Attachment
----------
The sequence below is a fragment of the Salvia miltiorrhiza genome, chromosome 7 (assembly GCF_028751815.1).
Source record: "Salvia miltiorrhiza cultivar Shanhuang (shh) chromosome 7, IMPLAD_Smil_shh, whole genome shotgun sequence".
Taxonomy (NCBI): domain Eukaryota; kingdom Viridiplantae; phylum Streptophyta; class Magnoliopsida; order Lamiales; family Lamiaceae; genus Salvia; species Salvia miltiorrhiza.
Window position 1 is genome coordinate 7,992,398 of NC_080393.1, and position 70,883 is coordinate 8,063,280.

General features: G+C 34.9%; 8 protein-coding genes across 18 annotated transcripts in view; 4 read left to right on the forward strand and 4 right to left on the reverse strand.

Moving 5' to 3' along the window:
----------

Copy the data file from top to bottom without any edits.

The sequence below is a fragment of the Salvia miltiorrhiza genome, chromosome 7 (assembly GCF_028751815.1).
Source record: "Salvia miltiorrhiza cultivar Shanhuang (shh) chromosome 7, IMPLAD_Smil_shh, whole genome shotgun sequence".
Taxonomy (NCBI): domain Eukaryota; kingdom Viridiplantae; phylum Streptophyta; class Magnoliopsida; order Lamiales; family Lamiaceae; genus Salvia; species Salvia miltiorrhiza.
Window position 1 is genome coordinate 7,992,398 of NC_080393.1, and position 70,883 is coordinate 8,063,280.

General features: G+C 34.9%; 8 protein-coding genes across 18 annotated transcripts in view; 4 read left to right on the forward strand and 4 right to left on the reverse strand.

Moving 5' to 3' along the window: